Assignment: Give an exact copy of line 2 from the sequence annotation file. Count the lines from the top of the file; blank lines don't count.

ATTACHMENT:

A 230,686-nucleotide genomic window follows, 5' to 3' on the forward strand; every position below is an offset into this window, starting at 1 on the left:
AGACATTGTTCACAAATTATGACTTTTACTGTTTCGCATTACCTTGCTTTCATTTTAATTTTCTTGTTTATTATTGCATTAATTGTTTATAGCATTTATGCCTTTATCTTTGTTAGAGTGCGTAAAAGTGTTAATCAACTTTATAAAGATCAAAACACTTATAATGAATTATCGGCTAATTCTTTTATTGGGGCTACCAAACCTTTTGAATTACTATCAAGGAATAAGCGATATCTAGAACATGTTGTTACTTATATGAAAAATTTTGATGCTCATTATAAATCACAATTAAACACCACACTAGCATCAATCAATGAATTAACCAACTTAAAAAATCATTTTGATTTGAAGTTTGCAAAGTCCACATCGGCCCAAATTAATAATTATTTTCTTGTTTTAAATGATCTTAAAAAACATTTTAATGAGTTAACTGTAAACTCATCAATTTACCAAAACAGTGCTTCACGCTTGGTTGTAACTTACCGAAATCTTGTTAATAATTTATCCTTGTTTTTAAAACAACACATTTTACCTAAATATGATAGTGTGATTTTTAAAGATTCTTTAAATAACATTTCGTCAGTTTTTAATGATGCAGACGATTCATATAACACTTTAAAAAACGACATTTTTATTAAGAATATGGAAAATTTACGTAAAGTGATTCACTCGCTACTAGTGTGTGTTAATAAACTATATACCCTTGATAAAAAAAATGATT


AGACATTGTTCACAAATTATGACTTTTACTGTTTCGCATTACCTTGCTTTCATTTTAATTTTCTTGTTTATTATTGCATTAATTGTTTATAGCATTTATGCCTTTATCTTTGTTAGAGTGCGTAAAAGTGTTAATCAACTTTATAAAGATCAAAACACTTATAATGAATTATCGGCTAATTCTTTTATTGGGGCTACCAAACCTTTTGAATTACTATCAAGGAATAAGCGATATCTAGAACATGTTGTTACTTATATGAAAAATTTTGATGCTCATTATAAATCACAATTAAACACCACACTAGCATCAATCAATGAATTAACCAACTTAAAAAATCATTTTGATTTGAAGTTTGCAAAGTCCACATCGGCCCAAATTAATAATTATTTTCTTGTTTTAAATGATCTTAAAAAACATTTTAATGAGTTAACTGTAAACTCATCAATTTACCAAAACAGTGCTTCACGCTTGGTTGTAACTTACCGAAATCTTGTTAATAATTTATCCTTGTTTTTAAAACAACACATTTTACCTAAATATGATAGTGTGATTTTTAAAGATTCTTTAAATAACATTTCGTCAGTTTTTAATGATGCAGACGATTCATATAACACTTTAAAAAACGACATTTTTATTAAGAATATGGAAAATTTACGTAAAGTGATTCACTCGCTACTAGTGTGTGTTAATAAACTATATACCCTTGATAAAAAAAATGATT